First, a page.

U.S. Supreme Court Justice Ruth Bader Ginsburg talks about a meaningful life
Ruth Bader Ginsburg, associate justice of the Supreme Court of the United States, delivered the Rathbun Lecture on a Meaningful Life on Monday at Stanford Memorial Church.
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To live a meaningful life, do something for your community, Supreme Court Associate Justice Ruth Bader Ginsburg told a Stanford audience on Monday evening.
“I tell the law students I address now and then, if you’re going to be a lawyer and just practice your profession, well, you have a skill, so you’re very much like a plumber,” Ginsburg told an audience of more than 1,000 students, faculty and staff assembled in Stanford Memorial Church to hear her deliver the “Rathbun Lecture on a Meaningful Life.”
“If you want to be a true professional, you will do something outside yourself,” she continued. “Something to repair tears in your community. Something to make life a little better for people less fortunate than you. That’s what I think a meaningful life is – living not for oneself, but for one’s community.”
During her opening address, Ginsburg, who received a standing ovation when she walked to the lectern, read the preface of her 2016 book of writings and speeches, My Own Words, the first book she has written since becoming a Supreme Court justice in 1993.
Then Ginsburg sat down in an upholstered chair opposite Jane Shaw, dean for religious life at Stanford, for an on-stage conversation, followed by a Q&A with students. The event capped the end of her first day on campus as the 2017 Rathbun Visiting Fellow.
During her conversation with Shaw, Ginsburg spoke about memorable legal cases on gender equality. She spoke about role models real and fictitious – Amelia Earhart and Nancy Drew – and about pioneering women lawyers and judges who inspired her during her long legal career.
Ginsburg spoke about a comic opera, “Scalia/Ginsburg,” which was written by Derrick Wang and roughly based on “The Magic Flute,” in which her longtime friend, the late Justice Antonin Scalia, is locked in a room for “excessive dissenting” and she descends through a glass ceiling to rescue him. When she is challenged for rescuing “an enemy,” she counters that he is a dear friend, and while they are different, they are one in their reverence for the Constitution and the institution that they serve.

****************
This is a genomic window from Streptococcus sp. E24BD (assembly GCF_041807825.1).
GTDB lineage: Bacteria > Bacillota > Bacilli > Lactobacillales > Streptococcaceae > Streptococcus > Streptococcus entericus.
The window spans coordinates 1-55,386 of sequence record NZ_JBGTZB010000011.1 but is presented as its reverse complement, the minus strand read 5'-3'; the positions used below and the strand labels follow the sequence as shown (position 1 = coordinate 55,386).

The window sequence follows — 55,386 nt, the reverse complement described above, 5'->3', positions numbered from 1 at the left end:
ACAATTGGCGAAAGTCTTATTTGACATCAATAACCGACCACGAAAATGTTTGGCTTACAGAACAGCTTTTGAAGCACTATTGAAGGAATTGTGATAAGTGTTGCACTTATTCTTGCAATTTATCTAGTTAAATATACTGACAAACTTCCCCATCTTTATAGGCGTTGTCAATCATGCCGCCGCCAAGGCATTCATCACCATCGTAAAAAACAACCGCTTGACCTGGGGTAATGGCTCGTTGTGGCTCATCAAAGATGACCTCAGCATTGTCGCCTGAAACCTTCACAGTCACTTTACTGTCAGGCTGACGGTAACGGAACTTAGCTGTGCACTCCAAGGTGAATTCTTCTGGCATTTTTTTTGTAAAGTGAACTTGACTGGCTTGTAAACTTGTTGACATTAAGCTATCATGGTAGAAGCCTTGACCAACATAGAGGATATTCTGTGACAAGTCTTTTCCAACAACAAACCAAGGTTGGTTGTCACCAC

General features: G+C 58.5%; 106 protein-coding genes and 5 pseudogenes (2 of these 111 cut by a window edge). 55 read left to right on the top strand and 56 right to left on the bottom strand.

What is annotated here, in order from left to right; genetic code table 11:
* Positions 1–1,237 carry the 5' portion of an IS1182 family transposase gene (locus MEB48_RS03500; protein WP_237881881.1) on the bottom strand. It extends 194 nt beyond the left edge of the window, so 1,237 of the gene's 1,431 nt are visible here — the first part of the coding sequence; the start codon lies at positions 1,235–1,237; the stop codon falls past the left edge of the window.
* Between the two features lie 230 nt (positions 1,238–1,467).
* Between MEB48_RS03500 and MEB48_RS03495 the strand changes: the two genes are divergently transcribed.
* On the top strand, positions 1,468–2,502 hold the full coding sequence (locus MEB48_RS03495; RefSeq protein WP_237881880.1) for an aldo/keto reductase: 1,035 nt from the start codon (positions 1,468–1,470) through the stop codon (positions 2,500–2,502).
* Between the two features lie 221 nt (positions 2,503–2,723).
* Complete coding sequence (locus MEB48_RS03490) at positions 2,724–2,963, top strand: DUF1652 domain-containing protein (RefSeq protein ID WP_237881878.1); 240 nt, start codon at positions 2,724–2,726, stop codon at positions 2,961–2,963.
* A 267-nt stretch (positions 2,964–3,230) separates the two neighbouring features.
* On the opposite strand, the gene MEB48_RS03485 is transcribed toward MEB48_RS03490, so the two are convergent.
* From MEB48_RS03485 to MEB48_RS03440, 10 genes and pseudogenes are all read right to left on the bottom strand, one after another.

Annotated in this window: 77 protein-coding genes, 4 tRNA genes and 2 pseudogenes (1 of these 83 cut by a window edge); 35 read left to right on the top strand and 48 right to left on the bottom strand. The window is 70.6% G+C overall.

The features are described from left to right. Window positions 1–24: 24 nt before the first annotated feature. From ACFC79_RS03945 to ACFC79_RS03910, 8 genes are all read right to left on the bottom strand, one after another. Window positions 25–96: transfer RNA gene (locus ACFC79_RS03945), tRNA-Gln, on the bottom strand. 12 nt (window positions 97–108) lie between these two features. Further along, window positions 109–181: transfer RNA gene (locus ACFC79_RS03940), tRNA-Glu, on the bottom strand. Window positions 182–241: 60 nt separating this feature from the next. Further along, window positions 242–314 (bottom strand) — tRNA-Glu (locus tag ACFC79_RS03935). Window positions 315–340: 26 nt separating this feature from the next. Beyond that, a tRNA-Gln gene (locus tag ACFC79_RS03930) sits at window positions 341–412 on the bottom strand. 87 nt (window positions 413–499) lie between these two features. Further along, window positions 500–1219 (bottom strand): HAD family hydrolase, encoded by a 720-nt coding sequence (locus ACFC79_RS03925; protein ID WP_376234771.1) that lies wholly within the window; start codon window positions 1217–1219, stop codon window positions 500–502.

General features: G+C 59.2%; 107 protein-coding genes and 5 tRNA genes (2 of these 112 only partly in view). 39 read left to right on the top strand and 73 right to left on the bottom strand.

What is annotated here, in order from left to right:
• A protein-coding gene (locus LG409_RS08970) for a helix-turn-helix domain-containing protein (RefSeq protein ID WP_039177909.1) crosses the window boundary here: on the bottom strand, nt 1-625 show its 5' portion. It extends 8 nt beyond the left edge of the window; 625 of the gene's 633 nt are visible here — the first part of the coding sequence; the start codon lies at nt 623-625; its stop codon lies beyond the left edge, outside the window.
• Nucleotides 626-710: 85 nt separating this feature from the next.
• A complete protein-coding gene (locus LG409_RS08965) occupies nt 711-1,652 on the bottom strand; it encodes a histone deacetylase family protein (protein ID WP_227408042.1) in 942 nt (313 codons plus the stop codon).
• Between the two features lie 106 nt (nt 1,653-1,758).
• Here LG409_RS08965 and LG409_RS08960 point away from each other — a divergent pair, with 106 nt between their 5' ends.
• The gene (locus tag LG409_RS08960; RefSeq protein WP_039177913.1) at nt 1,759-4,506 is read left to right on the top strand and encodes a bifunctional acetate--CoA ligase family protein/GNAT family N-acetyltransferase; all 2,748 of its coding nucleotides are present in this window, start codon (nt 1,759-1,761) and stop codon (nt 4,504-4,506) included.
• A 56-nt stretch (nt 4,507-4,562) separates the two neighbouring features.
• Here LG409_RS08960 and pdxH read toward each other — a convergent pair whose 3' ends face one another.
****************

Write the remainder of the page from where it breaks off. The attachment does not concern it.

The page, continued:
She also spoke of the importance of collegiality on the Supreme Court of the United States.
“When a justice is of the firm view that the majority got it wrong, she is free to say so in dissent,” Ginsburg said. “I take advantage of that prerogative, when I think it’s important, as do my colleagues. Despite our strong disagreements on cardinal issues – think for example, of controls on political campaign spending, access to the ballot, affirmative action, access to abortion, same-sex marriage – we genuinely respect one another, even enjoy one another’s company. Collegiality is crucial to the success of our mission. We could not do the job the Constitution assigns to us if we didn’t – to use one of Justice Scalia’s favorite expressions – “get over it.” We aim to ensure that when we leave the court, the third branch of government will be in as good shape as it was when we joined it.”
Ginsburg said she is often asked if she has any advice to share.
“I do,” she said. “It comes from my savvy mother-in-law, advice she gave me on my wedding day. ‘In every good marriage,’ she counseled, ‘it helps sometimes to be a little deaf.’ I have followed that advice assiduously, and not only at home through 56 years of a marital partnership nonpareil. I have employed it as well in every workplace, including the Supreme Court. When a thoughtless or unkind word is spoken, best tune out. Reacting in anger or annoyance will not advance one’s ability to persuade.”
During the Q&A with students, Ginsburg encouraged them to get involved with public interest groups that reflect their passions. When one student asked how she would like to be remembered 100 years from now, she said: “That I was a judge, who worked as hard as she could to be the best of her ability to do the job right.” The audience applauded.
Ginsburg is the 7th person chosen as a Rathbun Visiting Fellow since the program began in 2008. The first six fellows were: retired U.S. Supreme Court Justice Sandra Day O’Connor; former U.S. Secretary of State George P. Shultz; Marian Wright Edelman, founder of The Children’s Defense Fund; His Holiness the 14th Dalai Lama; cartoonist Garry Trudeau and Oprah Winfrey, producer, actor, global media leader and philanthropist.
The Foundation for Global Community established The Harry and Emilia Rathbun Fund for Exploring What Leads to a Meaningful Life at Stanford University. The fund honors Harry and Emilia Rathbun and their “meaning of life” legacy of helping students experience personal reflection, thoughtful discussion and a deeper exploration of life’s purpose.